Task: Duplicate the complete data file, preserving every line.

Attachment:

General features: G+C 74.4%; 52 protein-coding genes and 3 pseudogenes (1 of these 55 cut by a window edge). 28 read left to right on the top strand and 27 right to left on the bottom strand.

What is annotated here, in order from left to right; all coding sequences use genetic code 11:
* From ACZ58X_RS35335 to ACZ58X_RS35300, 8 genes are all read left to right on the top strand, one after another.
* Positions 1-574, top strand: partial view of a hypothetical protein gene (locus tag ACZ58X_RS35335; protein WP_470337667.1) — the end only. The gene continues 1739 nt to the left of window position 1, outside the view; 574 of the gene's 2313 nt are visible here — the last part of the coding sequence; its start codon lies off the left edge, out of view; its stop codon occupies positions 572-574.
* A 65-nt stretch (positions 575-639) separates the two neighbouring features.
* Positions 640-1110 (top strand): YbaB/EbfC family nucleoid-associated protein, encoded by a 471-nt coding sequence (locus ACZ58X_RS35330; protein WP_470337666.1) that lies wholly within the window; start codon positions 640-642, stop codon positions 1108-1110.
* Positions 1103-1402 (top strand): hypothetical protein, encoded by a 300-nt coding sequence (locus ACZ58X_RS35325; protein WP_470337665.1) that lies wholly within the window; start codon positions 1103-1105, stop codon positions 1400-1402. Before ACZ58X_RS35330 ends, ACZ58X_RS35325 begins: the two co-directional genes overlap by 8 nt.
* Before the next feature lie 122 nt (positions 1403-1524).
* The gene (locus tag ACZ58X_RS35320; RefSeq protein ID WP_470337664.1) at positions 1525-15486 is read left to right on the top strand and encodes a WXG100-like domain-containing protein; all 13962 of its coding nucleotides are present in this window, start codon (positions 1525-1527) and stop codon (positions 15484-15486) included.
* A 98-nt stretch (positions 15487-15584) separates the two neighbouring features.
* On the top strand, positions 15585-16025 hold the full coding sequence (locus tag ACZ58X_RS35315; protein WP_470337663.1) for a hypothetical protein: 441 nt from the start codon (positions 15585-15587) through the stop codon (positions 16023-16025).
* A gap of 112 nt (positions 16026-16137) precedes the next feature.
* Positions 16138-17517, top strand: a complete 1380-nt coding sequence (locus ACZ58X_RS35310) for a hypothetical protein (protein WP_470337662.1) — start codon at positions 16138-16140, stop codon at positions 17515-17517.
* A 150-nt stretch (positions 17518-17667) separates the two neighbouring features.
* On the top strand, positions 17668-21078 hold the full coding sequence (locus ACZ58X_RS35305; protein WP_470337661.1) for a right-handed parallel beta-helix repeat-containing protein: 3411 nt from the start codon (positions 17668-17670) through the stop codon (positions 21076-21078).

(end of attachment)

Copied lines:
General features: G+C 74.4%; 52 protein-coding genes and 3 pseudogenes (1 of these 55 cut by a window edge). 28 read left to right on the top strand and 27 right to left on the bottom strand.

What is annotated here, in order from left to right; all coding sequences use genetic code 11:
* From ACZ58X_RS35335 to ACZ58X_RS35300, 8 genes are all read left to right on the top strand, one after another.
* Positions 1-574, top strand: partial view of a hypothetical protein gene (locus tag ACZ58X_RS35335; protein WP_470337667.1) — the end only. The gene continues 1739 nt to the left of window position 1, outside the view; 574 of the gene's 2313 nt are visible here — the last part of the coding sequence; its start codon lies off the left edge, out of view; its stop codon occupies positions 572-574.
* A 65-nt stretch (positions 575-639) separates the two neighbouring features.
* Positions 640-1110 (top strand): YbaB/EbfC family nucleoid-associated protein, encoded by a 471-nt coding sequence (locus ACZ58X_RS35330; protein WP_470337666.1) that lies wholly within the window; start codon positions 640-642, stop codon positions 1108-1110.
* Positions 1103-1402 (top strand): hypothetical protein, encoded by a 300-nt coding sequence (locus ACZ58X_RS35325; protein WP_470337665.1) that lies wholly within the window; start codon positions 1103-1105, stop codon positions 1400-1402. Before ACZ58X_RS35330 ends, ACZ58X_RS35325 begins: the two co-directional genes overlap by 8 nt.
* Before the next feature lie 122 nt (positions 1403-1524).
* The gene (locus tag ACZ58X_RS35320; RefSeq protein ID WP_470337664.1) at positions 1525-15486 is read left to right on the top strand and encodes a WXG100-like domain-containing protein; all 13962 of its coding nucleotides are present in this window, start codon (positions 1525-1527) and stop codon (positions 15484-15486) included.
* A 98-nt stretch (positions 15487-15584) separates the two neighbouring features.
* On the top strand, positions 15585-16025 hold the full coding sequence (locus tag ACZ58X_RS35315; protein WP_470337663.1) for a hypothetical protein: 441 nt from the start codon (positions 15585-15587) through the stop codon (positions 16023-16025).
* A gap of 112 nt (positions 16026-16137) precedes the next feature.
* Positions 16138-17517, top strand: a complete 1380-nt coding sequence (locus ACZ58X_RS35310) for a hypothetical protein (protein WP_470337662.1) — start codon at positions 16138-16140, stop codon at positions 17515-17517.
* A 150-nt stretch (positions 17518-17667) separates the two neighbouring features.
* On the top strand, positions 17668-21078 hold the full coding sequence (locus ACZ58X_RS35305; protein WP_470337661.1) for a right-handed parallel beta-helix repeat-containing protein: 3411 nt from the start codon (positions 17668-17670) through the stop codon (positions 21076-21078).